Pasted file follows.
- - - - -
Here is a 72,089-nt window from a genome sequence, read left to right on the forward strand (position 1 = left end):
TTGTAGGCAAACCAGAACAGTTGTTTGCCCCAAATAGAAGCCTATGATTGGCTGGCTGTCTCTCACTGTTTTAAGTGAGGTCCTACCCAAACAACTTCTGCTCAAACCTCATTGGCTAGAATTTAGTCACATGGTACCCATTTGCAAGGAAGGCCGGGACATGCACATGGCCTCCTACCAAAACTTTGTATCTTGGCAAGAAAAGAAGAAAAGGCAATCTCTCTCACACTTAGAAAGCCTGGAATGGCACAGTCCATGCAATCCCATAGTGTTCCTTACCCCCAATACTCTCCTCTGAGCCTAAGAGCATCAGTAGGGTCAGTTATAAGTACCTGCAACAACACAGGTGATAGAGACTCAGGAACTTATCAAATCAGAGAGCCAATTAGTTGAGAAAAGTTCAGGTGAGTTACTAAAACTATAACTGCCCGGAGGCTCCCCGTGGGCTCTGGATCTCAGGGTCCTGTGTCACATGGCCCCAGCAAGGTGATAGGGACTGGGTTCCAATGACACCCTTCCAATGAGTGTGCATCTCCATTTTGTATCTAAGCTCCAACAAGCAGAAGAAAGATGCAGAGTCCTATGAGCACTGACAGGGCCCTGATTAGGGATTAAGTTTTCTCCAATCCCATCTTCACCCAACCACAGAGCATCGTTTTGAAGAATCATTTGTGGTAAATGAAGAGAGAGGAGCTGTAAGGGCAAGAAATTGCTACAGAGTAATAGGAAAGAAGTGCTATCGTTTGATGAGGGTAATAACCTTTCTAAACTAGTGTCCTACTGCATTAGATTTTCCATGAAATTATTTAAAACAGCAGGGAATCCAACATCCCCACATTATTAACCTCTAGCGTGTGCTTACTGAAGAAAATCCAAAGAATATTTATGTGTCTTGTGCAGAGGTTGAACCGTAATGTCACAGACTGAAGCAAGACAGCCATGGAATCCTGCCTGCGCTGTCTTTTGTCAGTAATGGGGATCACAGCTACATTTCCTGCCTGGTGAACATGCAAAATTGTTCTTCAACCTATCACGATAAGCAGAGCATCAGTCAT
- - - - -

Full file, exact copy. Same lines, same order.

Here is a 72,089-nt window from a genome sequence, read left to right on the forward strand (position 1 = left end):
TTGTAGGCAAACCAGAACAGTTGTTTGCCCCAAATAGAAGCCTATGATTGGCTGGCTGTCTCTCACTGTTTTAAGTGAGGTCCTACCCAAACAACTTCTGCTCAAACCTCATTGGCTAGAATTTAGTCACATGGTACCCATTTGCAAGGAAGGCCGGGACATGCACATGGCCTCCTACCAAAACTTTGTATCTTGGCAAGAAAAGAAGAAAAGGCAATCTCTCTCACACTTAGAAAGCCTGGAATGGCACAGTCCATGCAATCCCATAGTGTTCCTTACCCCCAATACTCTCCTCTGAGCCTAAGAGCATCAGTAGGGTCAGTTATAAGTACCTGCAACAACACAGGTGATAGAGACTCAGGAACTTATCAAATCAGAGAGCCAATTAGTTGAGAAAAGTTCAGGTGAGTTACTAAAACTATAACTGCCCGGAGGCTCCCCGTGGGCTCTGGATCTCAGGGTCCTGTGTCACATGGCCCCAGCAAGGTGATAGGGACTGGGTTCCAATGACACCCTTCCAATGAGTGTGCATCTCCATTTTGTATCTAAGCTCCAACAAGCAGAAGAAAGATGCAGAGTCCTATGAGCACTGACAGGGCCCTGATTAGGGATTAAGTTTTCTCCAATCCCATCTTCACCCAACCACAGAGCATCGTTTTGAAGAATCATTTGTGGTAAATGAAGAGAGAGGAGCTGTAAGGGCAAGAAATTGCTACAGAGTAATAGGAAAGAAGTGCTATCGTTTGATGAGGGTAATAACCTTTCTAAACTAGTGTCCTACTGCATTAGATTTTCCATGAAATTATTTAAAACAGCAGGGAATCCAACATCCCCACATTATTAACCTCTAGCGTGTGCTTACTGAAGAAAATCCAAAGAATATTTATGTGTCTTGTGCAGAGGTTGAACCGTAATGTCACAGACTGAAGCAAGACAGCCATGGAATCCTGCCTGCGCTGTCTTTTGTCAGTAATGGGGATCACAGCTACATTTCCTGCCTGGTGAACATGCAAAATTGTTCTTCAACCTATCACGATAAGCAGAGCATCAGTCAT